New Zealand Journal of Ecology (1989) 12: 130- 131

Management of remnants for their invertebrate fauna

Conference Abstract
Kelly Duncan  
Peter Johns  
  1. Department of Zoology, University of Canterbury

Although invertebrates are relatively more important in the New Zealand biota than they are in most other biotas, too little is known of their taxonomy or their biogeography for general rules of management to be established. Recent taxonomic work indicates that only a small proportion of the invertebrate biota is known and our knowledge of the distribution and habitat requirements of the known species is very incomplete. Therefore, the assessment of management practices must be on a case-by-case basis, with each reserve being considered individually. As a general rule, however care should be exercised over instituting management regimes which will radically alter the existing regime, even if these new regimes appear to be based on good ecological theory.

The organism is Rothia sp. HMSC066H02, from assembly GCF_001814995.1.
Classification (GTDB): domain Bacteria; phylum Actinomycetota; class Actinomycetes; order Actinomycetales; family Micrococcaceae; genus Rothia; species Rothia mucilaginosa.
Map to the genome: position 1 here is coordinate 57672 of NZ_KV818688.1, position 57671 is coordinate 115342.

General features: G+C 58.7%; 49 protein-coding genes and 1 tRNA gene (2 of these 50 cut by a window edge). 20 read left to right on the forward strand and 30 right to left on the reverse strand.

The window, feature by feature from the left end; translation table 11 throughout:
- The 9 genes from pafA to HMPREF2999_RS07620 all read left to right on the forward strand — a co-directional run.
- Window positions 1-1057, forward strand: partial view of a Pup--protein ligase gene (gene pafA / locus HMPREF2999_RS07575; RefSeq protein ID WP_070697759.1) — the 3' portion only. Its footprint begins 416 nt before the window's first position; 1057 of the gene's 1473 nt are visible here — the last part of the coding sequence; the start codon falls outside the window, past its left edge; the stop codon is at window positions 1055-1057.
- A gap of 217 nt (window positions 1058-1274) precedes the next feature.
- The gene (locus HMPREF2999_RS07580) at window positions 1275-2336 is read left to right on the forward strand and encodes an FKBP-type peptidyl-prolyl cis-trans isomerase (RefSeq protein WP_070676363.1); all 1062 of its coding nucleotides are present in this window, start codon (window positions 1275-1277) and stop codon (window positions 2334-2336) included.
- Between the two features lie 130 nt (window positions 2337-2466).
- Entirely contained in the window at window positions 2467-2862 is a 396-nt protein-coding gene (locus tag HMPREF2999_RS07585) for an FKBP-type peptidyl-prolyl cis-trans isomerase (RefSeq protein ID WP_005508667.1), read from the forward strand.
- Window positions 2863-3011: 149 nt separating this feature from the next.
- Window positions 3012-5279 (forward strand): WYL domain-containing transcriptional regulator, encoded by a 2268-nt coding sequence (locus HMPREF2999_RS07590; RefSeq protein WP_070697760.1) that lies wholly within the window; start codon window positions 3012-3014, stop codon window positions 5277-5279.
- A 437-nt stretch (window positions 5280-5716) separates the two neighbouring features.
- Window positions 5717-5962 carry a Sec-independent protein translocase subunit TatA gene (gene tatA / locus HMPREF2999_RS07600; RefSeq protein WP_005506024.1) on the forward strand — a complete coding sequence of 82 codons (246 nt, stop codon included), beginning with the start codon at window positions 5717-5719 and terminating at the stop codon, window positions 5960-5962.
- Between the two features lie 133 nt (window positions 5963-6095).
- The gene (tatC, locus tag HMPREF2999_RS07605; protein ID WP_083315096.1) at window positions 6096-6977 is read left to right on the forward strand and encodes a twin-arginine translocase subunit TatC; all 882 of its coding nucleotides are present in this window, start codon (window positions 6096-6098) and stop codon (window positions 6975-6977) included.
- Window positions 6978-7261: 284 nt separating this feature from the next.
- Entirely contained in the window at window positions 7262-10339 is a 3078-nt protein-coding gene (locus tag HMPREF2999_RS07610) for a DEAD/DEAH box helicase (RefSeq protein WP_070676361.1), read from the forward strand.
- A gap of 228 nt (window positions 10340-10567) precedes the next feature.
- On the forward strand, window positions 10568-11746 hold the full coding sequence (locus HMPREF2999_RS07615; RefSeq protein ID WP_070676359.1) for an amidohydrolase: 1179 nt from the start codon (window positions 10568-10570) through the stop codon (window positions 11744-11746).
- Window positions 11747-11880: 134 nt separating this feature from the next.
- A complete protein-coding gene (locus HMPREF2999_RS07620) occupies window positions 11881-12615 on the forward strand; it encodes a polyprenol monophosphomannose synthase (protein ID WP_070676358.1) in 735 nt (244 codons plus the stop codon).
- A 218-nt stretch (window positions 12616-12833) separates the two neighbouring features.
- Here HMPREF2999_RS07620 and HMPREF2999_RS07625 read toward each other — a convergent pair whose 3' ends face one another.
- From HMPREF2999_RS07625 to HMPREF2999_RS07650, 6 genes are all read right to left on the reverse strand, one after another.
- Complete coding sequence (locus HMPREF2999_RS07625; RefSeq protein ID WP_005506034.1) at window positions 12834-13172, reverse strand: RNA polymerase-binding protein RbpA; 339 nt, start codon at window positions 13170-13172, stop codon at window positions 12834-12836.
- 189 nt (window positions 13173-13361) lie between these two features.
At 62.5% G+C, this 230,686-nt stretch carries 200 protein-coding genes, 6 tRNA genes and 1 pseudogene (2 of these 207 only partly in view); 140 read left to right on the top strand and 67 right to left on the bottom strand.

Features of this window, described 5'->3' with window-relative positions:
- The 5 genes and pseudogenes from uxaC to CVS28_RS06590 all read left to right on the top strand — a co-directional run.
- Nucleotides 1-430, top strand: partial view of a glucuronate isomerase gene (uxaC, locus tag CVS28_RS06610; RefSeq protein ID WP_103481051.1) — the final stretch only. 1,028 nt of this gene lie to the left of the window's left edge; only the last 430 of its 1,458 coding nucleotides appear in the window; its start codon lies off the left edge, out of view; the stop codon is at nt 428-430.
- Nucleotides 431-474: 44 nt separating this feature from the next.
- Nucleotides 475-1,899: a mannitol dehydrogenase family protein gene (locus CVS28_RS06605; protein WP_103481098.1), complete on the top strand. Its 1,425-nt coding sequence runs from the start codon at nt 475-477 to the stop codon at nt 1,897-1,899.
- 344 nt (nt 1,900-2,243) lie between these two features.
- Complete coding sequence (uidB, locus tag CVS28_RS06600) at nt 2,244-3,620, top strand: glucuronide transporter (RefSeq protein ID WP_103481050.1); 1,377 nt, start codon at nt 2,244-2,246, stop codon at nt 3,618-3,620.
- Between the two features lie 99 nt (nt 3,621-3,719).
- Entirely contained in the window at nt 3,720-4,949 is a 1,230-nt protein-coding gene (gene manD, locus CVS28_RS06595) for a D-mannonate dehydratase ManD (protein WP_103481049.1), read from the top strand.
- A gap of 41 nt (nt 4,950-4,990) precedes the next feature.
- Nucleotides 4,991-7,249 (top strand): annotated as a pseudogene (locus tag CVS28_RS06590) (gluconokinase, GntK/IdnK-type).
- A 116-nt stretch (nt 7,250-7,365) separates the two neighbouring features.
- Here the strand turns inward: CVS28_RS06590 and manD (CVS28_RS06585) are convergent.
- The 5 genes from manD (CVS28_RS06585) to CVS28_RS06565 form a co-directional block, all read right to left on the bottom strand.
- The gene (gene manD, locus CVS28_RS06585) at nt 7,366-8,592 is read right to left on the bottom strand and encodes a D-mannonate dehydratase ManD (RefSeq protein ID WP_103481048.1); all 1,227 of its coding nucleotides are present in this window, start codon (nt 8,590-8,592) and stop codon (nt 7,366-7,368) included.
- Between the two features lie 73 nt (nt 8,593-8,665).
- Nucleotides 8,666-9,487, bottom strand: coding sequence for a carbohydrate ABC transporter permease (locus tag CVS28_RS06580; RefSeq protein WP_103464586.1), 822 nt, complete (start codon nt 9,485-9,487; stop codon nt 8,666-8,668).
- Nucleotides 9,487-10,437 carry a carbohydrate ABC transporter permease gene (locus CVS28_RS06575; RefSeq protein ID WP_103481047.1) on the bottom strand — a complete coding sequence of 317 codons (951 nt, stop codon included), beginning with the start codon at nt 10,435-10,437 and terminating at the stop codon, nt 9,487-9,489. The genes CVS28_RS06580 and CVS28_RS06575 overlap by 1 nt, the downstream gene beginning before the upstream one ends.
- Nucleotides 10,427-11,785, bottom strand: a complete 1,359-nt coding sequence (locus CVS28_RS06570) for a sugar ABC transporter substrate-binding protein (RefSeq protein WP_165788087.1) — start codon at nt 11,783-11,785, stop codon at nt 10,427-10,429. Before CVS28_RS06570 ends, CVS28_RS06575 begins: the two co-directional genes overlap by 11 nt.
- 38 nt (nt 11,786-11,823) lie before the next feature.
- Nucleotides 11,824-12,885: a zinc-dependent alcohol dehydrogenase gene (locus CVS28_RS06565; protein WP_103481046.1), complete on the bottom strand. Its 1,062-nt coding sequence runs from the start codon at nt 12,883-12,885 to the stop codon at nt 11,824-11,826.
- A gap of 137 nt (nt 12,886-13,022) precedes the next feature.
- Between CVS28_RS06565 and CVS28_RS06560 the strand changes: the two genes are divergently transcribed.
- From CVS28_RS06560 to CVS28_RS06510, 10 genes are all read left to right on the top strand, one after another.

In future, research on the taxonomy and distribution of invertebrates must take a higher priority if their management is to ever be placed on a sound footing.